In soccer parlance, the change appears minimal. With the introduction of Feilhaber, the USA switched from a 4-4-2 to a 4-4-1-1. Gone were two central forwards, playing far up the pitch. In their place was the one remaining central forward, Jozy Altidore, paired with Clint Dempsey, who took up a roving role in “the hole” – that undefined area between forward and midfield.

Why would such a small change have such a profound effect?

World Cup defenses are generally very comfortable playing against two center forwards. Center forwards are always playing near the opposing goal, so they are always near the defense – in other words, defenders can stay in their hip pocket with a minimum of effort.

When the USA switched to a free-roaming Dempsey, however, he caused problems. Should the defense pick him up far from goal and make itself vulnerable to other USA players running behind it? Or does the midfield add him to their already significant list of duties?

Most World Cup coaches have already abandoned the two-striker system, realizing that it makes their teams more static and actually less dangerous going forward. Bradley appeared only to realize this in the second half of every game.

What appeared to be a first-half commitment to attacking soccer – playing with two forwards – was, in fact precisely the opposite, robbing the USA of the ability to keep control of the ball and confuse opposing defenses.

Much has been made of the USA’s startling tendency to allow early goals. It was, in the end, their undoing. Why couldn’t USA players come “ready to play”?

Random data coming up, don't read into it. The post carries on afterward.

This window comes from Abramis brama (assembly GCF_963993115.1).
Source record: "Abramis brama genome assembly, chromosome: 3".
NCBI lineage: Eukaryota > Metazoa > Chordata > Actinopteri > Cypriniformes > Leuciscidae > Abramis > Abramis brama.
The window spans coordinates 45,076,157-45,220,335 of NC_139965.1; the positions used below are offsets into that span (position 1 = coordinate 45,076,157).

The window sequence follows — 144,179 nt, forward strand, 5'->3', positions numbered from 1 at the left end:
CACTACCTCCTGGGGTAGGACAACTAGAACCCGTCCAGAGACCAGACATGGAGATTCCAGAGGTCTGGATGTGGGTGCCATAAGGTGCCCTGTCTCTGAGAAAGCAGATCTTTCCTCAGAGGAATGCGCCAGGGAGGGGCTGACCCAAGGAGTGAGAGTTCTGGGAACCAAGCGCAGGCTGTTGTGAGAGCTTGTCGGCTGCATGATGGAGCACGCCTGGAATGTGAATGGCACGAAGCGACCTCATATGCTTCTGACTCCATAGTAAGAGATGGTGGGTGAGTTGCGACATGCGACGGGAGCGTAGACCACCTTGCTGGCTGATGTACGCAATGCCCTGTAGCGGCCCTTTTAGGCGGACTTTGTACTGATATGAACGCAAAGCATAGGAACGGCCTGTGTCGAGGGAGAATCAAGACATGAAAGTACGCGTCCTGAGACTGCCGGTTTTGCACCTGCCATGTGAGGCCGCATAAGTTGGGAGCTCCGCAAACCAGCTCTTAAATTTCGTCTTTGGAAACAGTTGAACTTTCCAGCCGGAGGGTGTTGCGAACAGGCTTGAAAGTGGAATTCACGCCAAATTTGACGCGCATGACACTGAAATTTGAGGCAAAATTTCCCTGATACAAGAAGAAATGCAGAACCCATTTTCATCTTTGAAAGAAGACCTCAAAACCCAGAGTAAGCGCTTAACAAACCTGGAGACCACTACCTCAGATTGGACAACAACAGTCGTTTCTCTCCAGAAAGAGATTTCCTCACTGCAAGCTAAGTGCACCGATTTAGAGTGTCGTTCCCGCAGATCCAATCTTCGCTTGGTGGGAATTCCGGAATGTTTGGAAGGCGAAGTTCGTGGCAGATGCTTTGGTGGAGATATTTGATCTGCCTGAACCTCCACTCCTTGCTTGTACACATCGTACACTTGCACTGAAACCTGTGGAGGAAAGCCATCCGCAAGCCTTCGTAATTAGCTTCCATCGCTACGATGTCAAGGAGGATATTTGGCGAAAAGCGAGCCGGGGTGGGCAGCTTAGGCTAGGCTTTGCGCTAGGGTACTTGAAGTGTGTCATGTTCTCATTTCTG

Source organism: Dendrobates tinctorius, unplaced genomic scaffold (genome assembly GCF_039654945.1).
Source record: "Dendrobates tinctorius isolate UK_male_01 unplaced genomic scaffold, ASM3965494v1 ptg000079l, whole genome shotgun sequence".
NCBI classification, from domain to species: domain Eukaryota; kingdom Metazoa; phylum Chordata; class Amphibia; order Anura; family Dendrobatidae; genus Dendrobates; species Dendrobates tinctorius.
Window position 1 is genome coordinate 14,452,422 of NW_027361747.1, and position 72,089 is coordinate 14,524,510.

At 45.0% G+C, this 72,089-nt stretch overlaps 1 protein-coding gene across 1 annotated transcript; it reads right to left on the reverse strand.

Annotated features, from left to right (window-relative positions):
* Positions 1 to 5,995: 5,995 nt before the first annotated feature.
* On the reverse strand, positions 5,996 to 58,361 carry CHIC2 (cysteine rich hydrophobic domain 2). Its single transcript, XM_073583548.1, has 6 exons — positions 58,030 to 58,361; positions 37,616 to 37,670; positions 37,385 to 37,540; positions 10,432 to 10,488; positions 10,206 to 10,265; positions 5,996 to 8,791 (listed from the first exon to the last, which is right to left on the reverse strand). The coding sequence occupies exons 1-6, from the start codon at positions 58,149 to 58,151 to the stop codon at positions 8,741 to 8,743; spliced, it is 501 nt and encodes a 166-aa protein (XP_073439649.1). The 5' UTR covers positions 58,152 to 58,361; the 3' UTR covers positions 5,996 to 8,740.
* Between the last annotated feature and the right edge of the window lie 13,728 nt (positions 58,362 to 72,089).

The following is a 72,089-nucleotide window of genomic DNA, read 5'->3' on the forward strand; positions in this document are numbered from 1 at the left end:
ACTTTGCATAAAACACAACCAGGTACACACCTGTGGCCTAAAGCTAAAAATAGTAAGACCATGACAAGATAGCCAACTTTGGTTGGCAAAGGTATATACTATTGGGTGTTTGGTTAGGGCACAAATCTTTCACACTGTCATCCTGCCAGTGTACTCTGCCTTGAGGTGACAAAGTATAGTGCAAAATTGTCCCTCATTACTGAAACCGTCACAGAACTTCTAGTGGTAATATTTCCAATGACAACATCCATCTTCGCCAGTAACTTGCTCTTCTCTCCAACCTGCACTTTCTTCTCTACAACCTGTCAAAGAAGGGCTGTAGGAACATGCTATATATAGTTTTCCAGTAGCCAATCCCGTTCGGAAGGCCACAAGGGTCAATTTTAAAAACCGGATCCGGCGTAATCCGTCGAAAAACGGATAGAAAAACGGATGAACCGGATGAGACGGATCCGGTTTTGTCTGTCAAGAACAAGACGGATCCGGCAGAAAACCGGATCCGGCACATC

It is easy to say that the USA had to be “punched in the mouth” in order to be roused to a response. But it is noteworthy that the USA was comprehensively outplayed not merely in the first few minutes of the Slovenia and Ghana matches, but for the entire first half.

It was not until Bradley sacrificed his second forward that USA players came to grips with the games and indeed dominated the second halves of each.

In many ways, Ghana’s second, decisive goal can be forgiven. It was a classic Ghanaian goal: A ball hoofed from midfield. Ghana’s rugged lone forward, Asamoah Gyan, absorbing the sort of foul from USA defender Carlos Bocanegra that would have sent almost any other player sprawling to the turf. Then Gyan dispatching a brilliant shot over Howard’s hands.

Well done, Ghana.

No, it was the first – the so aptly described “comedy of errors” – that shattered American hopes. And it was the sight of Clark – who probably shouldn’t have been on the field in the first place – trying vainly to dribble singlehandedly through the Ghana midfield that is most instructive.

In the second half, the USA was a pinwheel of passes, spinning the Ghana midfield and defense dizzy. USA players were coming from every direction and Dempsey and Landon Donovan were pulling the strings with deft deflections and one-touch passes that left Ghana creaking like a ship in a storm.

Where was that movement, that dynamism, that one-touch passing when Clark tried to dribble upfield alone?

It was with Feilhaber on the bench.

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World Cup 101: